Over the coming days, we will learn a great deal about the Tsarnaev brothers. One question that will be on everyone’s mind–especially after the revelation, last night, that the FBI interviewed the elder brother a couple of years ago at the request of a foreign government, presumably Russia, that thought he had radical associations–is whether the brothers acted alone, or were part of a larger group that gave them training or material support. This is an appropriate inquiry, and uncovering any such larger conspiracy, if there was one, will be a significant goal of the ongoing investigation.
My own instinct is that the brothers will prove to have been lone wolves rather than servants of al Qaeda or another radical Muslim group. But that is sheer guess, on which I wouldn’t bet a nickel. The important point is not that the Tsarnaevs acted on their own, but rather that they could have. There is nothing about the murders they carried out that was beyond the capacities of two bright (as they were) and committed young men.
That being the case, it is depressing to contemplate the success that the brothers’ terrorist act achieved. They killed three people and wounded nearly 200. The death toll was kept remarkably low by the fact that the finish line of a marathon is swarming with doctors, nurses, policemen and ambulances, and by the presence nearby of several excellent hospitals; still, the destruction must have been satisfying, from their perspective. Moreover, their homemade explosives succeeded in virtually shutting down a major American city for the better part of a week, and diverting an astonishing volume of law enforcement resources at enormous cost.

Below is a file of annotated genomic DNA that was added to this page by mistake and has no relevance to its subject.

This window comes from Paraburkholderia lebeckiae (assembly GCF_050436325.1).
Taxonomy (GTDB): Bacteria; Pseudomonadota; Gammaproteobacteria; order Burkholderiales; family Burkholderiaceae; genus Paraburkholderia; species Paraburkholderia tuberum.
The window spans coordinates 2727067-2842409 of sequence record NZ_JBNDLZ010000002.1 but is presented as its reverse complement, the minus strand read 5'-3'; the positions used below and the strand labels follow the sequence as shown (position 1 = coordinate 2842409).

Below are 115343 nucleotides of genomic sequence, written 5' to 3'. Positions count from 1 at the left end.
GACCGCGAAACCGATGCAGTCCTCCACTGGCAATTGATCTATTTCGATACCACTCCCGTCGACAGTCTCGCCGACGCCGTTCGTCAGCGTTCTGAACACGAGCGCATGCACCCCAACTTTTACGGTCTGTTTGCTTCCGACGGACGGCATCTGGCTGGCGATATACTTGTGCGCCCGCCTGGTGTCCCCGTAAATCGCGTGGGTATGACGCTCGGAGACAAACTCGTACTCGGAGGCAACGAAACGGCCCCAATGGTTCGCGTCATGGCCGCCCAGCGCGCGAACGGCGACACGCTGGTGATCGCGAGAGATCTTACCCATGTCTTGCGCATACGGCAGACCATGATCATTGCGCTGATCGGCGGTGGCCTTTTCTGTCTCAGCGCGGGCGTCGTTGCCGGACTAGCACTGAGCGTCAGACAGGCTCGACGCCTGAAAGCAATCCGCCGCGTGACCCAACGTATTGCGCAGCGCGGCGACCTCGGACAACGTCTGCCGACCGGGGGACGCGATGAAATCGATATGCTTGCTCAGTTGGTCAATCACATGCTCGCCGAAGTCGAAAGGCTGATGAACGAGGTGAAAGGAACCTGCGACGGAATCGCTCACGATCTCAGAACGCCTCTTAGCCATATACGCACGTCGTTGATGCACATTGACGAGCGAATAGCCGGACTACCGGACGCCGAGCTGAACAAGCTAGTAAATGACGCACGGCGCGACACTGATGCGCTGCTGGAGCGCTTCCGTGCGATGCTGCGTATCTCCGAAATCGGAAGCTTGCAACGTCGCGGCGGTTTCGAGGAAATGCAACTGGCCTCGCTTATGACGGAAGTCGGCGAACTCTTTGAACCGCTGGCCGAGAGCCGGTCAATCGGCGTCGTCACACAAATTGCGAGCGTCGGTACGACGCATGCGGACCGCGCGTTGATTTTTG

That being the case, it is reasonable to ask whether the question of their association with a larger terrorist group, while entirely appropriate, is nevertheless overrated. It strikes me that the main lesson we should take away from the Boston Marathon massacre is the destructive potential of jihadist ideology in itself, apart from its manifestation in relatively large and well-organized groups like, most notably, al Qaeda. Doesn’t the fact that two guys like the Tsarnaev brothers can cause such destruction, and paralyze an entire metropolitan area, regardless of whether they had any direct association with al Qaeda or other terrorist organizations, call into question the adequacy of a drones-over-Afghanistan strategy? And shouldn’t we at least consider, in the midst of a wide-ranging debate over immigration policy, whether more realistic immigration measures should be taken to limit the risk posed by home grown (or, as in this case, transplanted) terrorists?
If we find, in due course, that the brothers were part of a larger gang from which they received support, some will find the fact comforting. My view is that any such comfort would be misplaced. The salient point is not that the Tsarnaev brothers managed to achieve such terrorist “success” on their own, but rather, that they plainly could have.